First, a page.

Colombia

Crowds of Venezuelans lined up at two international bridges leading to Colombia on Saturday, as the border between the countries opened for the first time in four months.

Thousands of people crossed over, seeking food, medicine and basic supplies. For months, Venezuelans have been dealing with power outages, hyperinflation and increased violence due to the deepening political and economic crises in the country.

In the northeast corner of Colombia, a few miles from the Venezuelan border, rows of khaki-colored tents rise from the desert sand. Filled with Venezuelans escaping economic disaster back home, the tents make up Colombia's first refugee camp near the border.

The tunnel leading to Colombia's most famous church feels more like a byway into the bowels of the earth. It's dark and dank, with a faint smell of sulfur in the air. But after a few hundred yards, the shaft gradually widens to reveal Roman Catholic icons, like the Stations of the Cross and Archangel Gabriel.

And they're all carved out of salt.

Authorities at the Port of New York and New Jersey seized approximately 3,200 pounds of cocaine from a shipping container on Feb. 28.

Officials carried out an inspection of the shipment after they noticed tampering of several containers on a large vessel traveling from Buenaventura, Colombia, Drug Enforcement Administration special agent in charge Ray Donovan told NPR. That is when they discovered the nearly ton and a half of cocaine with an estimated street value of $77 million.

Teresa Frontado / WLRN News

Two weeks after violent clashes on the border between Venezuela and Colombia left more than 400 people wounded, the U.S. government and its Colombian counterpart made a public gesture Thursday to indicate ongoing support for efforts led by Venezuela's interim president Juan Guaidó to bring humanitarian aid into the troubled South American country. The timeline for the aid delivery is still not clear.

Fernando Llano / AP via Miami Herald

Top military commanders for the US and Colombia held a joint meeting in Miami on Wednesday to discuss regional cooperation. At the top of the agenda was the escalating humanitarian crisis in Venezuela, which is slated to ramp up this weekend.

In a hypnotic opening dance between two would-be lovers, the new film Birds of Passage immediately establishes that it is in no way a typical Colombian drug-war epic.

Fernando Llano / AP

Tensions continued mounting in Venezuela. The issue even came up at President Trump’s State of the Union speech.

“We stand with the Venezuelan people in their noble quest for freedom and we condemn the brutality of the Maduro regime,” he said on Tuesday.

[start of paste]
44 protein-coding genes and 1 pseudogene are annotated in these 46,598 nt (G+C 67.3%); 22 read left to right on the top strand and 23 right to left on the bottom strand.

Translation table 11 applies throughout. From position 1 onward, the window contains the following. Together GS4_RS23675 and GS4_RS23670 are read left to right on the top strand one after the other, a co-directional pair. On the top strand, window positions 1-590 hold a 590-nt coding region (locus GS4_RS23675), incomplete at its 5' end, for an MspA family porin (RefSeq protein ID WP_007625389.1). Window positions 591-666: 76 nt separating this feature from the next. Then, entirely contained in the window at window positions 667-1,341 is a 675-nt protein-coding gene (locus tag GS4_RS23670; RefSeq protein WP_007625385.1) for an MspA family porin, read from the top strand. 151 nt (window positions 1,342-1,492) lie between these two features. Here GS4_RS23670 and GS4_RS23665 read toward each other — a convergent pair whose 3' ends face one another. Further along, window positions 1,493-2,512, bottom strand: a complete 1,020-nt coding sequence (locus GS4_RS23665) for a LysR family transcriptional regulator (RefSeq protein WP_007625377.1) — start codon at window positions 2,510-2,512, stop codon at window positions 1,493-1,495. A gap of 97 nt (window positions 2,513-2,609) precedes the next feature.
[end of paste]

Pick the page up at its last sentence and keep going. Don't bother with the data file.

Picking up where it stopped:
AP via Miami Herald

This month a guerrilla car bomb killed 21 people at a police academy in Bogotá, Colombia. It evoked horror – and also confusion, because a lot of people assume Colombia recently ended its long civil war. Colombia did sign a peace deal with one guerrilla group, the FARC. But the other – the ELN, or National Liberation Army – is still active, and it's claimed responsibility for the January 17 bombing.

Associated Press

An SUV carrying more than 150 pounds of explosives detonated at a police academy in Colombia’s capital on Thursday, killing at least nine and leaving more than 50 people injured, according to authorities.

The explosion took place around 9:30 a.m. at the General Santander police academy in southern Bogotá.

“This was an attack on an academic institution where there were unarmed youth,” President Iván Duque said after touring the site. “This demented act of terrorism will not go unpunished.”

Ariana Cubillos / AP via Miami Herald

On Thursday Venezuelan President Nicolás Maduro will be sworn in after his unconstitutional re-election. Much of the world considers his socialist regime a dictatorship – and a disastrous one: Venezuela is suffering the worst economic collapse in the world right now.

But is it also a dangerous one? Lately the U.S. and much of Latin America are calling Venezuela an erratic security threat. It's escalating tensions with its neighbors – and last month welcomed Russian bomber planes into the country.

To understand what's going on with Venezuela, WLRN’s Tim Padgett spoke with Bruce Bagley, a University of Miami international studies professor and an expert on South American security issues.

This story was produced in partnership with the Pulitzer Center.

Joel Palacios says he used to have it all — a well-paying government job that let him travel across Colombia, the respect of everyone he encountered. "Everywhere I was 'el doctor Joel,' " he says — doctor being an honorific commonly used to denote respect in Latin America.

Manuel Rueda / WLRN News

ABOARD THE USNS COMFORT | A few years ago, Dr. Juan Manuel Zambrano was a family physician in Mucuchíes, Venezuela, in the country’s mountainous western Andes region. That is, until the day he realized Venezuela’s medicine and medical equipment shortages made it all but impossible for him to practice anymore.

Rather than swords into plowshares, Colombian artist Doris Salcedo is pounding guns into floor tiles.

To explain why he grows coca, the raw material for cocaine, rather than food crops on his 5-acre farm in southern Colombia, Luis Tapia does the math.

Every three months, Tapia, 60, harvests the bright green coca leaves with his bare hands, then mixes them with gasoline, sulfuric acid and other chemicals to make coca paste. He then sells the paste to drug traffickers who turn it into powder cocaine. A pound of paste, he says, sells for more than one ton of corn.

"That's why everyone grows coca," Tapia says.

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